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Waltzing with Andre

4th December 2015

If the question is how do you get 8000 people to pay an average of £60 each to listen to classical music, never in my life did I think the answer was Andre Rieu. How wrong I was. Having played in or listened to orchestras since I was about 13 years old, I’ve never seen anything like the show the Dutch conductor and his Johann Strauss Orchestra put on last night at the SSE Arena in Belfast.

Although it’s easy to scoff classical music as elitist and old fashioned, learning how to play an instrument (which can take decades to master) showed me the values of practice, dedication and teamwork. The thrill of playing with one hundred people on stage is something I was lucky to experience and will never to forget.

And even if you think you don’t classical music, there’s a probably a film or TV score which you love. From Star Wars to James Bond, Clint Eastwood to Marlon Brando, there are legions of classical and orchestral music pieces which jobs memories of a favourite film or film star.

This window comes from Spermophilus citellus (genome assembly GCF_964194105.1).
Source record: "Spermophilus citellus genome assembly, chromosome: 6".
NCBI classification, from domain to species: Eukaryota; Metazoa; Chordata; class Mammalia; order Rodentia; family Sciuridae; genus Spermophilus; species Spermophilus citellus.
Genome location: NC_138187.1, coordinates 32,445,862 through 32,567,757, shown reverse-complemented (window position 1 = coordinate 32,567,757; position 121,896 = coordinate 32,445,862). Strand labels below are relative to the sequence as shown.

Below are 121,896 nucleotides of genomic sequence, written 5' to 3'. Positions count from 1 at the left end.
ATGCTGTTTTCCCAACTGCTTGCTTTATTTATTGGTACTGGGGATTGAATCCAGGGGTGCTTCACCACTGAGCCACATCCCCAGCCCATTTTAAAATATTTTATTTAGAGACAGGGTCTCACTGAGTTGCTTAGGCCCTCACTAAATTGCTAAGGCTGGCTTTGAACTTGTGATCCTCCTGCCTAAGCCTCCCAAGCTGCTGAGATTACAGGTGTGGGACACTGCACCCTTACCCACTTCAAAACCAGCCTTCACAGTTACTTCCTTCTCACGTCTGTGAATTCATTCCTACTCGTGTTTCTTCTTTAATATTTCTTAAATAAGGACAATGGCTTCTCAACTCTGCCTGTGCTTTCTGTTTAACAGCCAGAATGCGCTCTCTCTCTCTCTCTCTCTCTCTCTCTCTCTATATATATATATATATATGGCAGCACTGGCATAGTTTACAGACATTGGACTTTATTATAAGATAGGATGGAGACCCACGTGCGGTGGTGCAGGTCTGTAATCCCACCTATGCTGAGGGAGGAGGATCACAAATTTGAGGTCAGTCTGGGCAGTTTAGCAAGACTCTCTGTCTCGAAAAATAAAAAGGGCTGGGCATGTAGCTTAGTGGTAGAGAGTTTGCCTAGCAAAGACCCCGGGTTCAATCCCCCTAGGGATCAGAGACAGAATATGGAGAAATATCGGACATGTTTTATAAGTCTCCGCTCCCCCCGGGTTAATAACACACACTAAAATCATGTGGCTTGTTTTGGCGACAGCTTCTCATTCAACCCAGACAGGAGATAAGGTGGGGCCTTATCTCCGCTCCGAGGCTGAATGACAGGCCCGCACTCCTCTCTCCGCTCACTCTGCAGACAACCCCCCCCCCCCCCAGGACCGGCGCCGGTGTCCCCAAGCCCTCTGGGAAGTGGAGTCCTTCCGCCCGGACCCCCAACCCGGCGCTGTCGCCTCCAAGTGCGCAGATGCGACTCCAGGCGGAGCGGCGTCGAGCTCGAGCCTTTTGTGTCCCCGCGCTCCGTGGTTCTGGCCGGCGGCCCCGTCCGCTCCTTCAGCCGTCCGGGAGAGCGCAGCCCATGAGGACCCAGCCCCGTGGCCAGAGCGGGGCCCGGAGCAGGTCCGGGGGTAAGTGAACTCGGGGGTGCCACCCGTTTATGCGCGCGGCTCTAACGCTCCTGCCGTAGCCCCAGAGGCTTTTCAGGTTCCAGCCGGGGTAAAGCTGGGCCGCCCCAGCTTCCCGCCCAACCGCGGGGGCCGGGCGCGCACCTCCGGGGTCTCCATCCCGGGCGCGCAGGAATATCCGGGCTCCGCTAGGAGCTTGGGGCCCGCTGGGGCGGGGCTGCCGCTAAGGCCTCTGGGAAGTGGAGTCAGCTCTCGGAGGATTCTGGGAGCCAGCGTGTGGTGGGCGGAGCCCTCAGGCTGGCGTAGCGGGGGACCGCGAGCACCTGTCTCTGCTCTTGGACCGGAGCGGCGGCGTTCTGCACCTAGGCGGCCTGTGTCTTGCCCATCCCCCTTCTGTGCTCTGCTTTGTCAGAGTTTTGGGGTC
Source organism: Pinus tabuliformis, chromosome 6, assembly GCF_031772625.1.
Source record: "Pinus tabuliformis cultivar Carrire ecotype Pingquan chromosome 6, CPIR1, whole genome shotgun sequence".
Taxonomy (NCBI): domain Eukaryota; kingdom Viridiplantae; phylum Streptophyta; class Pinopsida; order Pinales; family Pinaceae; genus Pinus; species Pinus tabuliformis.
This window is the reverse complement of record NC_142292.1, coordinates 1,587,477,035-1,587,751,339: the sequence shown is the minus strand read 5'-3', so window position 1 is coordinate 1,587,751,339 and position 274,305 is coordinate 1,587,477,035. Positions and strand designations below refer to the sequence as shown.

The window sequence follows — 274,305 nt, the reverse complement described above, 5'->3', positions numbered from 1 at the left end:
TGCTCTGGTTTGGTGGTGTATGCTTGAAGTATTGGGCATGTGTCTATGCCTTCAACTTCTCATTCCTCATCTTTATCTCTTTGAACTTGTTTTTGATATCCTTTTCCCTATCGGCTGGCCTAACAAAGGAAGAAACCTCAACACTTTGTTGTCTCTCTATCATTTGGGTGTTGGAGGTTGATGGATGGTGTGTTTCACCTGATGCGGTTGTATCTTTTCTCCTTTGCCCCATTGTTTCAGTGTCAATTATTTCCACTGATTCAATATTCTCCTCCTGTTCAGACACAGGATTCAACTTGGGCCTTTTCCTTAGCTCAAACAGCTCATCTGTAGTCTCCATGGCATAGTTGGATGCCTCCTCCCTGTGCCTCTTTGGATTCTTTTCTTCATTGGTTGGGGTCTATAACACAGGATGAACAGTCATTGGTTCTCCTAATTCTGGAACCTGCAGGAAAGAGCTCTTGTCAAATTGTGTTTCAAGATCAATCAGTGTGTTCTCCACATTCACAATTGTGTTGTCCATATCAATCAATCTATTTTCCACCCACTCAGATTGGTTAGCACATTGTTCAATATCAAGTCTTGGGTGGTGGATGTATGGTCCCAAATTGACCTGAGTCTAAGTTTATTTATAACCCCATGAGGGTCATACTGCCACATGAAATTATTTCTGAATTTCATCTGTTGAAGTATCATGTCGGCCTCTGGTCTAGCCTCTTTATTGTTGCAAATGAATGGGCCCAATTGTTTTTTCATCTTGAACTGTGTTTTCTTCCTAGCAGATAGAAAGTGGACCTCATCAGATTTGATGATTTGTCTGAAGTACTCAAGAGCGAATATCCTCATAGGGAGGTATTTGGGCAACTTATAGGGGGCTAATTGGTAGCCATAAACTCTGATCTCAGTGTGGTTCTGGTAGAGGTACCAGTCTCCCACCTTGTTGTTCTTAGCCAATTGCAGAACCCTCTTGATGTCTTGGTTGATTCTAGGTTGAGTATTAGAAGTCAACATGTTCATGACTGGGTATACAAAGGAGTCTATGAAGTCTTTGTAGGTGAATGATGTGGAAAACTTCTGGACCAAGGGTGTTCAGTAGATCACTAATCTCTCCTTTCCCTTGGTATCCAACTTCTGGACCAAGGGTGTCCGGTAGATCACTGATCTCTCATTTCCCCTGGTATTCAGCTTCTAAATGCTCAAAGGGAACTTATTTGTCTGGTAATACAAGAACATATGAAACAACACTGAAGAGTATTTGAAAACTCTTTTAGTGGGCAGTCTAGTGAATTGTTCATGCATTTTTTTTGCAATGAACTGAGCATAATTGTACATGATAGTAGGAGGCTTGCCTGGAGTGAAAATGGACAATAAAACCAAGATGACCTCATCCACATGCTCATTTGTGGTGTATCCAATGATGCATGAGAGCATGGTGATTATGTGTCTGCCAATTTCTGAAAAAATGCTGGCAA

But back to Andre and his band. The Maastricht native has achieved world renown for this travelling orchestra and ability to bring classical music to the masses. Last night’s concert, which latest two and half hours, included famous waltzes and arias from Puccini’s Tosca, Bizet’s Pearl Fisher’s and even Andrew Lloyd Weber’s Phantom of the Opera. The orchestra aren’t just musically gifted - the show is as much about theatre as it about melody and includes comedic musicians, huge stage graphics and even a snow machine. By the second half, couples from the floor and surrounding seats were waltzing in the aisles, while fans of all ages stood at the front, desperate to get a close up photo of Andre and his violin.

One definition of success is when your expectations are exceeded. Throughout the concert the camera kept an eye on the clarinetist at the front row. At the end, with the backdrop an Irish seascape, the oboe player stood up to play Amazing Grace on a penny whistle. To everyone’s amazement the clarinet player also stood up, lifting a set of bagpipes (a difficult instrument to play), and performs a second powerful rendition of the Newton hymn. Expectations fully exceeded Andre. Thank you very much.

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